Selectivity has always been closely aligned with the quest for prestige, believing (or at least wanting us to believe) that the harder a college is to get into, the better it must be. That view is explained by Marxist theory, with the Marx in this case being Groucho -- Groucho Marx never wanted to be a member of a club that would have someone like him as a member. That, my friends, is the rationale for selective admission. The assumption is that the less likely it is that a place will have you as a member (offer admission), the more desirable it becomes.

At some point low admit rates changed from being a by-product of success to a metric of success and ultimately became the goal of the admissions process itself. For colleges and universities wanting to swim with the sharks, a key part of institutional brand today involves worshipping at the altar of rejectivity.

My computer’s version of Microsoft Office does not recognize "rejectivity" as a word, but in fact the term is associated with psychologist Eric Erickson’s psychosocial stages of development. For Erickson rejectivity refers to a sense of stagnation and a lack of meaning in one’s actions that may occur between the ages of 25 and 64.

In a college admission context, the gospel of rejectivity is an antidote to an institutional sense of stagnation. Highly rejective colleges derive meaning and status from their ability to turn away more applicants, and the belief in rejectivity explains college admissions conventions from “recruit to reject” to the use of early decision as a tool to lock up a large portion of the entering class, making “regular” admission much more competitive.

But has rejectivity gotten out of hand? Several years ago New York Times columnist Frank Bruni, who recently announced that he will be leaving the Times staff for an endowed professorship at highly rejective Duke University, wrote a tongue-in-cheek column where he claimed that Stanford University would be admitting not a single student for that admissions cycle. Today we might call that perfect rejectivity. The premise for that column doesn’t seem quite as funny today as when it was published.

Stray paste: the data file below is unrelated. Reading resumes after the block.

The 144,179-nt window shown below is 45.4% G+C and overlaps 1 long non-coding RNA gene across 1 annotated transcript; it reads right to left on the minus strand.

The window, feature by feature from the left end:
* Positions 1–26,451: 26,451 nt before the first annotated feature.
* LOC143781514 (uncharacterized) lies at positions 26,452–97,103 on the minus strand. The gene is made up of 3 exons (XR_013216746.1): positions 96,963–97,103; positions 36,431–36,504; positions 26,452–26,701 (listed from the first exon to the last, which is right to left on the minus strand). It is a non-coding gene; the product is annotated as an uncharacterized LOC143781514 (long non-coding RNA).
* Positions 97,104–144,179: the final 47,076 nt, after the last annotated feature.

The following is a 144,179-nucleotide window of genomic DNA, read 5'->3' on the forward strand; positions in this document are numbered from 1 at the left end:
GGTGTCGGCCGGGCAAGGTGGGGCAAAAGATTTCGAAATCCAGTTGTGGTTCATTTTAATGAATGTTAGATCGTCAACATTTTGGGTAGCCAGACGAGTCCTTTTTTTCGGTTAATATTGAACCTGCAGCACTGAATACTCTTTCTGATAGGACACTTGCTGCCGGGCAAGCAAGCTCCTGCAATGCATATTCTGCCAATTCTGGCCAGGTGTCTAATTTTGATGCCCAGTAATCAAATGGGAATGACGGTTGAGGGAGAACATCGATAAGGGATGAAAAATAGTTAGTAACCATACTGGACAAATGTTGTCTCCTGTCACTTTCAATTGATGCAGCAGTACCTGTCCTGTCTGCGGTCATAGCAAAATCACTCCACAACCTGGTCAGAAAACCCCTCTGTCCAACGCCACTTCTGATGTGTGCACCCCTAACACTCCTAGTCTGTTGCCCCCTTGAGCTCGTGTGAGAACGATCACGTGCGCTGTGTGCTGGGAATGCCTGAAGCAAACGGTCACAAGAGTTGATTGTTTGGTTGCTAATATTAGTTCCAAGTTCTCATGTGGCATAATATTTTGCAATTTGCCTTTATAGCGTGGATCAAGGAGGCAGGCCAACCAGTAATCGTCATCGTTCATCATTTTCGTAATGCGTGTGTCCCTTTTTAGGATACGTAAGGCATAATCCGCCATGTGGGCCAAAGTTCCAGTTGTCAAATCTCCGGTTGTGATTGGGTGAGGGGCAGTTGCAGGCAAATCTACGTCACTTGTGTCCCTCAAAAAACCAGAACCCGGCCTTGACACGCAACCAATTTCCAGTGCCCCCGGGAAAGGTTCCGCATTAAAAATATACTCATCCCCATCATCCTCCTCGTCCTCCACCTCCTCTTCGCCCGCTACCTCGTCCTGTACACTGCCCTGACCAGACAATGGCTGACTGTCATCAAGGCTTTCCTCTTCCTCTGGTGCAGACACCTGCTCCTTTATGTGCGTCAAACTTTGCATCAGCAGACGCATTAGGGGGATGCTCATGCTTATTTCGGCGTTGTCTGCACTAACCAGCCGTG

Thirty years ago, the lowest admit rate for any college was 17 percent. Has the increased rejectivity produced a better college admissions process? Colleges are continually pushed to be more rejective by boards, rankings and even bond-rating agencies. But does a 95 percent rejection rate produce better classes than an 83 percent rejection rate, or does it increase the sense among the public that the system is rigged? College admission depends on public confidence and trust in our process and our profession. That confidence and trust have already been threatened by the shenanigans of wealthy parents in the Operation Varsity Blues scandal. Does excessive fealty to the gospel of rejectivity pose a greater threat?

I don’t have an answer, but as a college counselor, I struggle with my responsibility to students and parents. Good college counseling requires a Wallenda-like balancing act between supporting students’ dreams and making sure they understand the reality they face. It would be unethical for me to discourage students from applying to certain schools, but is it ethical to encourage them to apply to schools where their chances are almost nonexistent? How do I avoid feeding the beast of rejectivity?

Can we band together to reject rejectivity, or at least put it on a wait list?